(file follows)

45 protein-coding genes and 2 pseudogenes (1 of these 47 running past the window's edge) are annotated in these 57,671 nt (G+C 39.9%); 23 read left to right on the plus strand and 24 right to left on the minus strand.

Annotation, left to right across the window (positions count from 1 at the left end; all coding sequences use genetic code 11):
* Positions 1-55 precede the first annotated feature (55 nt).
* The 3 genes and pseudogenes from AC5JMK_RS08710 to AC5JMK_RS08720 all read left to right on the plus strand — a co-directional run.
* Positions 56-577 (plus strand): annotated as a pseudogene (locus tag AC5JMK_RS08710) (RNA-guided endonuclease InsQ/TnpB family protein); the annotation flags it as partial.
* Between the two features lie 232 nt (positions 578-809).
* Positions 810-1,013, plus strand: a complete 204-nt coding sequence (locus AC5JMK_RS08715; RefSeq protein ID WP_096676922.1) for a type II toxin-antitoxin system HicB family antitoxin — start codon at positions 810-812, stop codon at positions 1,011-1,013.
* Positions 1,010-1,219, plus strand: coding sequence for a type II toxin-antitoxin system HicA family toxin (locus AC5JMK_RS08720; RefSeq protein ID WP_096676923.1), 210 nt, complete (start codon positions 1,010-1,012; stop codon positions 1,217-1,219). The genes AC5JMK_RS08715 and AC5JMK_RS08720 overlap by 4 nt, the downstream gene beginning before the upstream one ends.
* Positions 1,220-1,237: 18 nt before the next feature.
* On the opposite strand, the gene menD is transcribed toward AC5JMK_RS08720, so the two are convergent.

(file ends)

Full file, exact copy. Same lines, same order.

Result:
45 protein-coding genes and 2 pseudogenes (1 of these 47 running past the window's edge) are annotated in these 57,671 nt (G+C 39.9%); 23 read left to right on the plus strand and 24 right to left on the minus strand.

Annotation, left to right across the window (positions count from 1 at the left end; all coding sequences use genetic code 11):
* Positions 1-55 precede the first annotated feature (55 nt).
* The 3 genes and pseudogenes from AC5JMK_RS08710 to AC5JMK_RS08720 all read left to right on the plus strand — a co-directional run.
* Positions 56-577 (plus strand): annotated as a pseudogene (locus tag AC5JMK_RS08710) (RNA-guided endonuclease InsQ/TnpB family protein); the annotation flags it as partial.
* Between the two features lie 232 nt (positions 578-809).
* Positions 810-1,013, plus strand: a complete 204-nt coding sequence (locus AC5JMK_RS08715; RefSeq protein ID WP_096676922.1) for a type II toxin-antitoxin system HicB family antitoxin — start codon at positions 810-812, stop codon at positions 1,011-1,013.
* Positions 1,010-1,219, plus strand: coding sequence for a type II toxin-antitoxin system HicA family toxin (locus AC5JMK_RS08720; RefSeq protein ID WP_096676923.1), 210 nt, complete (start codon positions 1,010-1,012; stop codon positions 1,217-1,219). The genes AC5JMK_RS08715 and AC5JMK_RS08720 overlap by 4 nt, the downstream gene beginning before the upstream one ends.
* Positions 1,220-1,237: 18 nt before the next feature.
* On the opposite strand, the gene menD is transcribed toward AC5JMK_RS08720, so the two are convergent.